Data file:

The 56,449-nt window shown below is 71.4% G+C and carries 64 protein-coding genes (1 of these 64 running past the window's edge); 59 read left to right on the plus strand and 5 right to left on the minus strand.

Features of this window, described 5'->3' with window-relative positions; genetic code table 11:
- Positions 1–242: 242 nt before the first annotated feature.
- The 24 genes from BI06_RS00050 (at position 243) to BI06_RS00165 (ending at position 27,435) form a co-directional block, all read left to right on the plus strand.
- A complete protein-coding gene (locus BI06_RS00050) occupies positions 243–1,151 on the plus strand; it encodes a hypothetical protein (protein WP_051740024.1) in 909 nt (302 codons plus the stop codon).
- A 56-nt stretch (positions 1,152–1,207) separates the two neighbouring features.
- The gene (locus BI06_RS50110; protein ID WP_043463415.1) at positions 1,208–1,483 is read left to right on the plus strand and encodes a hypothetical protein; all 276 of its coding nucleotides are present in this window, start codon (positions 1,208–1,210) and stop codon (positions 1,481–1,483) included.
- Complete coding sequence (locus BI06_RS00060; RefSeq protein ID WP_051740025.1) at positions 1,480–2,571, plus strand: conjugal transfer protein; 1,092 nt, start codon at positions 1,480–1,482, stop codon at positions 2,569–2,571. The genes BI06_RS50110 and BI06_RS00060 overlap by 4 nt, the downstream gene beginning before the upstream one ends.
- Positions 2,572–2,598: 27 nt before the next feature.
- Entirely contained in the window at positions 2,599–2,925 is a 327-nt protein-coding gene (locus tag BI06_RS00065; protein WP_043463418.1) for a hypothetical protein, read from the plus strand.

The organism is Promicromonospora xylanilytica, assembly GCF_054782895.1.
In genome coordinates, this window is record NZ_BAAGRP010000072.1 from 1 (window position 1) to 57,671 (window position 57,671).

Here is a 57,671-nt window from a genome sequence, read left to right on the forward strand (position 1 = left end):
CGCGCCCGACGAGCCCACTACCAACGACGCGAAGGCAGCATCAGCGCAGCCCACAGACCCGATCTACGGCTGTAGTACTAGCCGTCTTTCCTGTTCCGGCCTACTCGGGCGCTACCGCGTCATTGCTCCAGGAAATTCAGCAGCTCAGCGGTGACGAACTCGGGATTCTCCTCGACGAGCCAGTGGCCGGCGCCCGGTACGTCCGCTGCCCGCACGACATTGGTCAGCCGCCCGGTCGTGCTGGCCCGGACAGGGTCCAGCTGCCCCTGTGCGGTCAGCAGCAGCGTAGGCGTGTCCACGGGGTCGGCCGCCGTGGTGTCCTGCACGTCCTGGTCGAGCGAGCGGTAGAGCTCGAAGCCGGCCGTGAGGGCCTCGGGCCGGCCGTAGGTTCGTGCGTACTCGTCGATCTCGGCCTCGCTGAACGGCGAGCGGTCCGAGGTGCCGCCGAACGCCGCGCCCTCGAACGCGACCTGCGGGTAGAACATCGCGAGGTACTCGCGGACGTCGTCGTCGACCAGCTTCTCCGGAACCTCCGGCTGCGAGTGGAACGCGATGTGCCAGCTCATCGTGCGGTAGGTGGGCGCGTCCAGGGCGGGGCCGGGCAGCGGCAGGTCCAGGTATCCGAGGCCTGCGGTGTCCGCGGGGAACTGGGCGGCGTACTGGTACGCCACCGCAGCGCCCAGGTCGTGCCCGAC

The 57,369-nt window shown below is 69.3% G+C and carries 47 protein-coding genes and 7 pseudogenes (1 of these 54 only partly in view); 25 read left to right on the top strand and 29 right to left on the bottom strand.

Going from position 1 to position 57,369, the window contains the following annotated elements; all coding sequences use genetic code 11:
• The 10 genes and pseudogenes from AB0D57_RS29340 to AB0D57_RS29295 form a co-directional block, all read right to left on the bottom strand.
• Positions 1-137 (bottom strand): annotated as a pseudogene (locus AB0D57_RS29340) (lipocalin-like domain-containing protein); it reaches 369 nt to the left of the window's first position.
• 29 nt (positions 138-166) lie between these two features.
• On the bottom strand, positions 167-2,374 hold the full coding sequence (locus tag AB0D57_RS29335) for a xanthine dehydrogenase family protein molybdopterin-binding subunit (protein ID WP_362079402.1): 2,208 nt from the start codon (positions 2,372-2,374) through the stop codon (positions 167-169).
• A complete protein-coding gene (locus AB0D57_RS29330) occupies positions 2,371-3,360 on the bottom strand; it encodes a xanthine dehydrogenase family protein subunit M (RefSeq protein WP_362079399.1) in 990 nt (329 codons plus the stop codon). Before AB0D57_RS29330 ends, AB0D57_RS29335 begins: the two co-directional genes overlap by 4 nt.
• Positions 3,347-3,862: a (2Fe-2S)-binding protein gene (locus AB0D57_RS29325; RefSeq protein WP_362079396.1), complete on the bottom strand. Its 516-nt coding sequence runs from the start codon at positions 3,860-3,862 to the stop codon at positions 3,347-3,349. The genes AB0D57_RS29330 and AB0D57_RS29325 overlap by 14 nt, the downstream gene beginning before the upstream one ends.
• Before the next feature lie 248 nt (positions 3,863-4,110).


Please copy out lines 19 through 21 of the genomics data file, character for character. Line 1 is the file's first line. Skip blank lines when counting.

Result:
• 29 nt (positions 138-166) lie between these two features.
• On the bottom strand, positions 167-2,374 hold the full coding sequence (locus tag AB0D57_RS29335) for a xanthine dehydrogenase family protein molybdopterin-binding subunit (protein ID WP_362079402.1): 2,208 nt from the start codon (positions 2,372-2,374) through the stop codon (positions 167-169).
• A complete protein-coding gene (locus AB0D57_RS29330) occupies positions 2,371-3,360 on the bottom strand; it encodes a xanthine dehydrogenase family protein subunit M (RefSeq protein WP_362079399.1) in 990 nt (329 codons plus the stop codon). Before AB0D57_RS29330 ends, AB0D57_RS29335 begins: the two co-directional genes overlap by 4 nt.